According to a federal report from 2016, New Hampshire ranked in the bottom five among states and Washington, D.C. for total emissions from energy uses, for electricity, heating and transportation. The state was tenth-lowest for emissions per capita.
Supporters of the emissions goal bill say cutting those emissions further will have myriad health and economic benefits, such as by creating jobs in heating electrification and home-grown renewable energy to replace imported fossil fuels.
The lone opponent of the bill who testified was Karen Luther, who represents a Massachusetts-based trade group focused on home heating sources powered by gas, wood and oil. She worried that a push for electrification would kill small business jobs that rely on fossil fuels.
“Allowing homeowners energy choice and energy diversity is important in the Northeast, where below-freezing temperatures and power outages as a result of winter weather are very common,” she said.
Supporters of electrification say there are many economic benefits in transitioning away from expensive fuel oil for home heating in particular.
The bill would have the state meet benchmarks along the way to net zero, cutting emissions 20% over 1990 levels in the next four years, 50% by 2035, and 85% or more by the point of net zero 29 years from now.
Net zero is defined as lowering emissions to the point that what’s emitted annually is equal to what’s removed from the atmosphere, such as through forests and wetlands or carbon storage.
Republicans questioned whether Gov. Chris Sununu’s newly proposed Department of Energy would handle policies like this, absolving the legislature of a need to act. Democrat Kat McGhee of Hollis, one of the bill’s sponsors, said she didn’t want to wait any longer.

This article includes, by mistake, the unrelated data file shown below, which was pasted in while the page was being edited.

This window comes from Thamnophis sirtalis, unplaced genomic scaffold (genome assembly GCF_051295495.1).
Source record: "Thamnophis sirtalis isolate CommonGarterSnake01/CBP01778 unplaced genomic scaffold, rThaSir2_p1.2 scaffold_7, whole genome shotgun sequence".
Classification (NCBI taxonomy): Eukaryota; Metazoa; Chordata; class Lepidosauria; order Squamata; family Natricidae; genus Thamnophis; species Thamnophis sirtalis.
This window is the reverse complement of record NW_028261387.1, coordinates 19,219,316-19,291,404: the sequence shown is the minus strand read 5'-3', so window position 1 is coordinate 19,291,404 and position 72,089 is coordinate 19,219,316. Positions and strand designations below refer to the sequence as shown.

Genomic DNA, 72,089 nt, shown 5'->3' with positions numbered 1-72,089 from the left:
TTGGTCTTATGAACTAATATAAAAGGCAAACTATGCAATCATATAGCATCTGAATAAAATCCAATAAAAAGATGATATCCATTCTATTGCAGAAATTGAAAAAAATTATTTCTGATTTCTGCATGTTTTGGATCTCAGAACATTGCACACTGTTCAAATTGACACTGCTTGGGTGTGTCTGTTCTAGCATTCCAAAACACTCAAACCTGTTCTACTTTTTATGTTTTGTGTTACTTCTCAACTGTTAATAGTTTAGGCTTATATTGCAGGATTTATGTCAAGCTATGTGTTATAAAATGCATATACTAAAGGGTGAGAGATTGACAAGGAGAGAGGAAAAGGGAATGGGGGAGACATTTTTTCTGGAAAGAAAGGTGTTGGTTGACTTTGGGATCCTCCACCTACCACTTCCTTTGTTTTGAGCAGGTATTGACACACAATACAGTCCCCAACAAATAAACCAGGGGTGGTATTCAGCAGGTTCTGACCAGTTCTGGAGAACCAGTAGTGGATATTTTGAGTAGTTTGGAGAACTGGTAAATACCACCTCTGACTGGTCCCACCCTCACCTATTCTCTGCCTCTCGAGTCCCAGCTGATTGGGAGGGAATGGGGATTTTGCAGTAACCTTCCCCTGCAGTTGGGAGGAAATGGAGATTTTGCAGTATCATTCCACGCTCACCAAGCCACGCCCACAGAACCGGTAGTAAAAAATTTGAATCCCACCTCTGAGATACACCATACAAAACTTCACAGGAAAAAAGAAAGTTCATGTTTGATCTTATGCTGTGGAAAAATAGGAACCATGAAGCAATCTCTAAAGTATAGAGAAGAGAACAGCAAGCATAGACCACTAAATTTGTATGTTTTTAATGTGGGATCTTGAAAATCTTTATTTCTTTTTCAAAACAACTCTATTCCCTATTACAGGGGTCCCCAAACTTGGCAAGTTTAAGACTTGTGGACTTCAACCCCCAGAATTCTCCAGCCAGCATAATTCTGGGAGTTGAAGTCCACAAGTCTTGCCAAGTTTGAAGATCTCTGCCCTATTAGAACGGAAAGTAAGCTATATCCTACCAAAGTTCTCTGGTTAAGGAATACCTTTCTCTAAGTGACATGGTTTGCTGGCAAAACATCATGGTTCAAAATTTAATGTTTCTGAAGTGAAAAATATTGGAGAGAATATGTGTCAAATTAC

“At least if we have some focus and move forward as a House to say that we would like to get to work on it, rather than have further delays in the setup and the funding, et cetera, et cetera, of having that energy department come into being, then I think we would be that much further along,” she said.
McGhee was part of a recent bipartisan ad-hoc emissions commission, some members of which agreed to recommend a 2050 net-zero goal in December. They heard testimony on the health impacts of climate change, and from DES, which said New Hampshire’s past emissions reductions would level off in the coming years without further policies on the issue.
Sixteen-year-old Ilinca Drondoe testified to the House committee Friday on behalf of the New Hampshire High School Democrats. She said she’s spoken up on bills like this multiple times in the past three years, with few results.
“I want to emphasize that climate change is more than just a political issue – it is an issue impacting what I and all other youth will be able to aspire to,” she said. “I will keep coming back year after year, however long it takes, until I see action.”
Few Republicans in the legislature have ever supported policies like this. Last year, Gov. Sununu vetoed a bill that would have required the state’s utilities to use more than 50% renewable energy by 2040.
New Hampshire’s current renewable energy goal is 25% by 2025 – the lowest in the region. Another Republican-backed bill the House committee heard Friday would reduce that target.